That’s a judgment call, Moher notes, and “we see it really fall apart in the example of the woman who couldn’t find a suitable place to live.” The woman suffered from multiple chemical sensitivities (MCS), including to cigarette smoke and cleaning product fumes, but the symptoms of the chronic condition – also referred to as an environmental illness or environmental allergies – are alleviated when chemicals are removed from a person’s environment. After failing to find housing that accommodated her needs despite the advocacy of doctors and some social services, her assisted death was approved and occurred in February.

“They can say they told her about all available means to relieve her suffering, but her issue was housing: how can we say that criteria was actually met? The assessments of people who are mentally ill are going to ride almost entirely on the subjective evaluation of a physician,” says Moher. “With these amendments, psychologically unwell people are now eligible for assisted suicide, but the argument is that it’s not an acceptable policy change because effectively it’s easier to not have to treat these people by allowing them to avail themselves of this option.”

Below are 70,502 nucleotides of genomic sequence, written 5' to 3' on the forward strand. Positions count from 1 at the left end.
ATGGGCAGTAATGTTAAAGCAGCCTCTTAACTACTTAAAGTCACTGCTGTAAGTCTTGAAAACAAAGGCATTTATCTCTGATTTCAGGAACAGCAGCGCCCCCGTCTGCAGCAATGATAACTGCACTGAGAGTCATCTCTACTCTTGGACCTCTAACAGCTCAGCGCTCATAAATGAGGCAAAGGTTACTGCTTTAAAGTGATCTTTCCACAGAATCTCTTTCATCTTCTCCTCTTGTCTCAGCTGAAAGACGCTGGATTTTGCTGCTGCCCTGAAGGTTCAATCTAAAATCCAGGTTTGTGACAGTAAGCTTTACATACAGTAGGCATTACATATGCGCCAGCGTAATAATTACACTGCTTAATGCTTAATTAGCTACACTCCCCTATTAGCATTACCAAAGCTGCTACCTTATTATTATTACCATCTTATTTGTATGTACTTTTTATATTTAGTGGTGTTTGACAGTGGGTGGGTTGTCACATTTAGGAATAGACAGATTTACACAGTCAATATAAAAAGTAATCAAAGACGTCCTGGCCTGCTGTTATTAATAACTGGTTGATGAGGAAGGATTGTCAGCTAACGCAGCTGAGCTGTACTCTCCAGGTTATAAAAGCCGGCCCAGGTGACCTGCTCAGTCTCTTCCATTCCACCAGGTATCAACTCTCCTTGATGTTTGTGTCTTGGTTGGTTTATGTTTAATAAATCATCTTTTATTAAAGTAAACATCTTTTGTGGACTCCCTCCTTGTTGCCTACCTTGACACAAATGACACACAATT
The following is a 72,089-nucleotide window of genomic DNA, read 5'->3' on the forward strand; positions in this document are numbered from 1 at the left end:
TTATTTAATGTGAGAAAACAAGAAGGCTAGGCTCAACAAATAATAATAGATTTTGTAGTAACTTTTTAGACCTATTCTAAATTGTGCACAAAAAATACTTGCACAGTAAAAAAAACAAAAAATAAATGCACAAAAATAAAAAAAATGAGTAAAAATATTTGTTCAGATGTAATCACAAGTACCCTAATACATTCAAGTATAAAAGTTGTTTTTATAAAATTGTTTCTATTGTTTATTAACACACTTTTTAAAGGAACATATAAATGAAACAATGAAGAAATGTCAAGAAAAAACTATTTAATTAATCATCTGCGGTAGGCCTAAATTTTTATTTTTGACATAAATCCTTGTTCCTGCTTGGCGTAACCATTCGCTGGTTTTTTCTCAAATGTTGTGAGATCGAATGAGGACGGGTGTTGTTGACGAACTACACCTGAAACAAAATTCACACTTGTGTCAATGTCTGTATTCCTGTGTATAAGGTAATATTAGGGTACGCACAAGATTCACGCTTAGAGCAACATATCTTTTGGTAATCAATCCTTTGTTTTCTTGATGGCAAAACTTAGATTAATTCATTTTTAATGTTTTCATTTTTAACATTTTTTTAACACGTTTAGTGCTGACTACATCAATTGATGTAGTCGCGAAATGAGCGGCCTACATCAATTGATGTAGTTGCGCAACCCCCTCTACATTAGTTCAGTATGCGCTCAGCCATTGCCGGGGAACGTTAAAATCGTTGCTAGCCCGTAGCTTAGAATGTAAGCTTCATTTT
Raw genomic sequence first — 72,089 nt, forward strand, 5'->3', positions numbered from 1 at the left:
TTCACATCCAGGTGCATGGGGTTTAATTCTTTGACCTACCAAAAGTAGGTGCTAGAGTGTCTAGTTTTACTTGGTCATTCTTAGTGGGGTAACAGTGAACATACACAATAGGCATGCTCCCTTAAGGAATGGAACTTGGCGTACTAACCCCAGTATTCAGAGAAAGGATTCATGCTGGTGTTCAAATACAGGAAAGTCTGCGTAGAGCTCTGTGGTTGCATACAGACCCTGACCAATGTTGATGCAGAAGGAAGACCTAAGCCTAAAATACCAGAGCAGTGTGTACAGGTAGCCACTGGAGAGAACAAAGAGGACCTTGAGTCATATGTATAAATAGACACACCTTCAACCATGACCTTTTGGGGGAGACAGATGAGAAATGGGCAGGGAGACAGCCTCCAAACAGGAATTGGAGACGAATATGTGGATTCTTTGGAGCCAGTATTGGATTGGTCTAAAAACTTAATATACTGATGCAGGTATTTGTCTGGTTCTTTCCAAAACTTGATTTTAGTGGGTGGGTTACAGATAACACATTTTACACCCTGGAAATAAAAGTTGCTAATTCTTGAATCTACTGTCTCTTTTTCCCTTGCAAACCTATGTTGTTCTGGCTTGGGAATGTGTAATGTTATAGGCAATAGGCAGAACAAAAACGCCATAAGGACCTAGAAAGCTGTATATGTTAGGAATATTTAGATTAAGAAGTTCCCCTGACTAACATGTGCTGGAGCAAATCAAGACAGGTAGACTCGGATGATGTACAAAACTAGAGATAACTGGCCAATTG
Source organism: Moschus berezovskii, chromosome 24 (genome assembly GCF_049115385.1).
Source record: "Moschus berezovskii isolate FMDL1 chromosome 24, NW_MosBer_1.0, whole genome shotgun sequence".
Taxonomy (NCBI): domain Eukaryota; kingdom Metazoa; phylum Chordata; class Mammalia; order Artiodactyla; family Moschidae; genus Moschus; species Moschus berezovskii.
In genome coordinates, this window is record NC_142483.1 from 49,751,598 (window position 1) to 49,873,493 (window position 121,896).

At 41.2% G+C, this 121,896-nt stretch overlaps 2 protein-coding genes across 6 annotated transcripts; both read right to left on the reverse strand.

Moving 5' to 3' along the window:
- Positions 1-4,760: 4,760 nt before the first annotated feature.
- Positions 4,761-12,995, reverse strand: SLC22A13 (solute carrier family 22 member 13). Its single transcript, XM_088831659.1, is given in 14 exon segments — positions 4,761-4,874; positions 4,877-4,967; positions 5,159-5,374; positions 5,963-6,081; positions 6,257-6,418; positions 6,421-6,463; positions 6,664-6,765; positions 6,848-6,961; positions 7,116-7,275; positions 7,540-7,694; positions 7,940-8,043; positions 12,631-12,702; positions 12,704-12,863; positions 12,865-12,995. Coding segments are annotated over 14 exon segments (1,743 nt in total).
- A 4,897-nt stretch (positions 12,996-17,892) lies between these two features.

The expanded eligibility is sun downed until March 2023 to allow experts to “conduct an independent review of recommended protocols, guidance and safeguards.” In June, an expert panel suggested more training for nurse practitioners and doctors, clearer guidance and broad assessments that look at all possible options for people seeking MAID for their mental illness, including more social support. A parliamentary committee also released an interim report the same month highlighting the complexity of the issue, including questions about the terminology used in the legislation. For example, “irremediable,” “incurable” and “intolerable suffering” have no scientific or medical definitions, and Moher, who authored a paper on MAID in 2017 when it was new law, calls “the potential criminal ramifications flowing from a legal error involving a medical professional’s interpretation of highly subjective legislative language a frightening prospect.”